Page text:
The clouds gathered together, stood still and watched the river scuttle around the forest floor, crash headlong into haunches of hills with no notion of where it was going, until exhausted, ill and grieving, it slowed to a stop just twenty leagues short of the sea. — Toni Morrison
With imagery like that, is it any wonder that Toni Morrison won the Nobel Prize for literature?
Feel as if I've been on — and continue on — a great quest. But like that river in Morrison's imagery, I feel as if I've been charging along with little rhyme or reason to my life.
Woke up the other night in a panic. Certain areas of my life are falling nicely into place. Panic bolt through me when I contemplated that life being good would cause suffering in my creative life. I know, I know, it's a silly thing. But it's there and as a priest once told me, feelings are neither right nor wrong, they just are.
I'm doing my darndest to keep focused on the present, but living a self-employed creative life can be a strain on that process. Things are going well creatively. My phone keeps ringing and the work keeps coming. And it's good work and I'm very grateful. But I'm always waiting for the bottom to drop out and so I'm looking three to six months down the road. And I continue to kick myself for things I wish I'd done better. Why is forgiving oneself so difficult?
I don't mind charging hard. That's my personality. But I just hope I don't fall caput short of the sea. And so every once in a while, on a beautifully warm spring day, I have go outside and remind myself that life is good, all is well, kids are happy and healthy and to remember to enjoy now. Try it, guilt free.
Other odds and ends
So much has happened in the past week. Here's my quick take on the world:
• May Terry Schiavo finally rest in peace. And may her family let go of their petty differences and forgive one another for their human frailties.
• The outpouring of love for Pope John Paul II has been fascinating to watch. And I have to say that I've learned things about him that I hadn't realized. When he was elected I remember thinking how young and spry he looked. And yet age and illness were unkind to him physically. But he really served as a role model for the elderly. Despite chronic, nearly debilitating pain, he carried on an active life until his death. May we all be encouraged by his example. And may the Cardinals choose wisely our next pope.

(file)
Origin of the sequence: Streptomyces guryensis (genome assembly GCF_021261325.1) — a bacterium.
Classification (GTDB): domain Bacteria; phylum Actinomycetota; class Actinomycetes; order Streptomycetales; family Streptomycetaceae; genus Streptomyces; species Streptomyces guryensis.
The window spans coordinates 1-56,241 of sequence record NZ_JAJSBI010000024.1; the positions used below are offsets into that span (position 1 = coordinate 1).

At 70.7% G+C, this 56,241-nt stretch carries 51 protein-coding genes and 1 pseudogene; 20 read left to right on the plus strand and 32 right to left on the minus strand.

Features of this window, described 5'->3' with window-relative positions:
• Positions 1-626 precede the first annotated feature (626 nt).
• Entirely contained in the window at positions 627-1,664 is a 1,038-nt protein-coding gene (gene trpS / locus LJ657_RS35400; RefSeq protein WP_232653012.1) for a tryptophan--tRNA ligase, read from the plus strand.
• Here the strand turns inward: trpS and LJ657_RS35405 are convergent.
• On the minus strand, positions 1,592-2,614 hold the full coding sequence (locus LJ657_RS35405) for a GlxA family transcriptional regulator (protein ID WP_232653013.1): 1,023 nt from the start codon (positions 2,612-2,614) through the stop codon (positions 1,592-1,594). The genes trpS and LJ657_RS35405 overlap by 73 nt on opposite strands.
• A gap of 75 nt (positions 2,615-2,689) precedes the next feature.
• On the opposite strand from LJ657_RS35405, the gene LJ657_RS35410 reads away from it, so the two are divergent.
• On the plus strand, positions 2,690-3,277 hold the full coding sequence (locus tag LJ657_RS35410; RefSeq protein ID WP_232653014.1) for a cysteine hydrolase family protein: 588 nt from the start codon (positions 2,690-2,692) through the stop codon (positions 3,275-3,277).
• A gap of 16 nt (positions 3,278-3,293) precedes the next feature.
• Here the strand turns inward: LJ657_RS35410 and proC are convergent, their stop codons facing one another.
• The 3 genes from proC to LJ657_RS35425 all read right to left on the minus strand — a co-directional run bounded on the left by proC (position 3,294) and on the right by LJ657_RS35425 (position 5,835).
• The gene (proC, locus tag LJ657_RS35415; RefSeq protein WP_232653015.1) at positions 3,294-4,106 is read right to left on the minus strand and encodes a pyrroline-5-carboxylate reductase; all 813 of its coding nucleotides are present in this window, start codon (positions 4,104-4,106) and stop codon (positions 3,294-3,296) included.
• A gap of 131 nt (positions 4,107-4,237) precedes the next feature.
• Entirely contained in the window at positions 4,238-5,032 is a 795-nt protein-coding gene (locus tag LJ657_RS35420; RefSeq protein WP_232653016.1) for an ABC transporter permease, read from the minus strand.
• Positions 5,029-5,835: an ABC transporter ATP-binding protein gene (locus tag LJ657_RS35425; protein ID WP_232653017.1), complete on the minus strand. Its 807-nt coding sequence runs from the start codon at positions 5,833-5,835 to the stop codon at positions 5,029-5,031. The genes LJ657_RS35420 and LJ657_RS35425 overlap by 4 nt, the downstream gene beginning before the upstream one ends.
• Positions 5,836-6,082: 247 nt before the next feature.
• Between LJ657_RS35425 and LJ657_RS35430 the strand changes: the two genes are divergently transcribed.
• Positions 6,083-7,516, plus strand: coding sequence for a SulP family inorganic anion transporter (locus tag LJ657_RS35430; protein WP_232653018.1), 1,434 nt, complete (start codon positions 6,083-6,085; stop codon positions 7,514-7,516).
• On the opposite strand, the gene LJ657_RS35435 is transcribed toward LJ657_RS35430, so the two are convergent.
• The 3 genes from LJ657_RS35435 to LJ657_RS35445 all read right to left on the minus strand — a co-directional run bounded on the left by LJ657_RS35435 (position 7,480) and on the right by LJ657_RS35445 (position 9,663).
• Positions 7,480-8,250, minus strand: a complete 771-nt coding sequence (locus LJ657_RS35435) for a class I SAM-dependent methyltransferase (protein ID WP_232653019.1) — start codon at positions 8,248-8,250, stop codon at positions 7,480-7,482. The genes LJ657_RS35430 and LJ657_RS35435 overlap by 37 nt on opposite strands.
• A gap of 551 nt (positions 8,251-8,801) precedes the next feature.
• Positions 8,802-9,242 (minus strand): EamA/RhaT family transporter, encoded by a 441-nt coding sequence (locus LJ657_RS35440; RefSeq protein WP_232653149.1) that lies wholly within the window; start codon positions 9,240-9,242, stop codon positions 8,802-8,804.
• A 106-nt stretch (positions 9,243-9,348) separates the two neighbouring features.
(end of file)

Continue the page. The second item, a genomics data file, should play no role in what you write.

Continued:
• A big, hearty congratulations to Connie Schultz on her Pulitzer Prize for commentary. She's a bright spot at the PD and a must-read for me. Her column last fall about the Catholic women who feel outcasts in their church was profoundly moving. Connie gives hope and inspiration to many who follow in her footsteps. Savor the moment, Connie. You've earned it!
• My network newsperson of choice has always been Peter Jennings. I'm sorry to hear of his lung cancer, but I wish him godspeed in his recovery. He is the lone grown-up on network news and I welcome his calm demeanor during the great events of our time.
May we all, in this time of both goodness and grief, learn how to stop and look up and be grateful for the gifts that are ours. I'll let Toni Morrison say it better:
You love like a coward. Don't take no steps at all. Just stand around and hope for things to happen outright. Unthankful and unknowing like a hog under an acorn tree. Eating and grunting with your ears hanging over your eyes, and never even looking up to see where the acorns are coming from. — Toni Morrison